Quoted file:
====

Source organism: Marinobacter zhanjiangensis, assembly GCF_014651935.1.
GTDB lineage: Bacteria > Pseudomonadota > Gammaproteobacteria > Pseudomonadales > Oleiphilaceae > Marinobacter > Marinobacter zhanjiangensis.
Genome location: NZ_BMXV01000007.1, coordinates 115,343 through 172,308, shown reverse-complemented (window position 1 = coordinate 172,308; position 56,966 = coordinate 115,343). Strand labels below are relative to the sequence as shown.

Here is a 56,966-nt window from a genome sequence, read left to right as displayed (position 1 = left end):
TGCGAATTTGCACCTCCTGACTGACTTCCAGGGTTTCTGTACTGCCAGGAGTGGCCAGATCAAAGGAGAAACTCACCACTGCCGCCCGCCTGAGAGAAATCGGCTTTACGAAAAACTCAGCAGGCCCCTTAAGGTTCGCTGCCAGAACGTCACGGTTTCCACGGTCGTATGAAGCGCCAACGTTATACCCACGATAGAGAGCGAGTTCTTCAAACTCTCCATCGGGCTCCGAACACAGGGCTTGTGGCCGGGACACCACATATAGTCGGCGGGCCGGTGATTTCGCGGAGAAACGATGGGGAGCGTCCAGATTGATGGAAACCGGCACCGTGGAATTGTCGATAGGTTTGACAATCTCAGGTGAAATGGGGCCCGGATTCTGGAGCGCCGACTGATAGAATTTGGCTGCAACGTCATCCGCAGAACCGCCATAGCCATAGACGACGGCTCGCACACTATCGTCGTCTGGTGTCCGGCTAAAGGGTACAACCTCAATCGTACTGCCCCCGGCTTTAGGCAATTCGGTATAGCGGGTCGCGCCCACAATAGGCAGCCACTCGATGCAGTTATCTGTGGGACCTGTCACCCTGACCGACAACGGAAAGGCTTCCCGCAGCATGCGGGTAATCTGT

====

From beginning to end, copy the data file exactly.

Source organism: Marinobacter zhanjiangensis, assembly GCF_014651935.1.
GTDB lineage: Bacteria > Pseudomonadota > Gammaproteobacteria > Pseudomonadales > Oleiphilaceae > Marinobacter > Marinobacter zhanjiangensis.
Genome location: NZ_BMXV01000007.1, coordinates 115,343 through 172,308, shown reverse-complemented (window position 1 = coordinate 172,308; position 56,966 = coordinate 115,343). Strand labels below are relative to the sequence as shown.

Here is a 56,966-nt window from a genome sequence, read left to right as displayed (position 1 = left end):
TGCGAATTTGCACCTCCTGACTGACTTCCAGGGTTTCTGTACTGCCAGGAGTGGCCAGATCAAAGGAGAAACTCACCACTGCCGCCCGCCTGAGAGAAATCGGCTTTACGAAAAACTCAGCAGGCCCCTTAAGGTTCGCTGCCAGAACGTCACGGTTTCCACGGTCGTATGAAGCGCCAACGTTATACCCACGATAGAGAGCGAGTTCTTCAAACTCTCCATCGGGCTCCGAACACAGGGCTTGTGGCCGGGACACCACATATAGTCGGCGGGCCGGTGATTTCGCGGAGAAACGATGGGGAGCGTCCAGATTGATGGAAACCGGCACCGTGGAATTGTCGATAGGTTTGACAATCTCAGGTGAAATGGGGCCCGGATTCTGGAGCGCCGACTGATAGAATTTGGCTGCAACGTCATCCGCAGAACCGCCATAGCCATAGACGACGGCTCGCACACTATCGTCGTCTGGTGTCCGGCTAAAGGGTACAACCTCAATCGTACTGCCCCCGGCTTTAGGCAATTCGGTATAGCGGGTCGCGCCCACAATAGGCAGCCACTCGATGCAGTTATCTGTGGGACCTGTCACCCTGACCGACAACGGAAAGGCTTCCCGCAGCATGCGGGTAATCTGT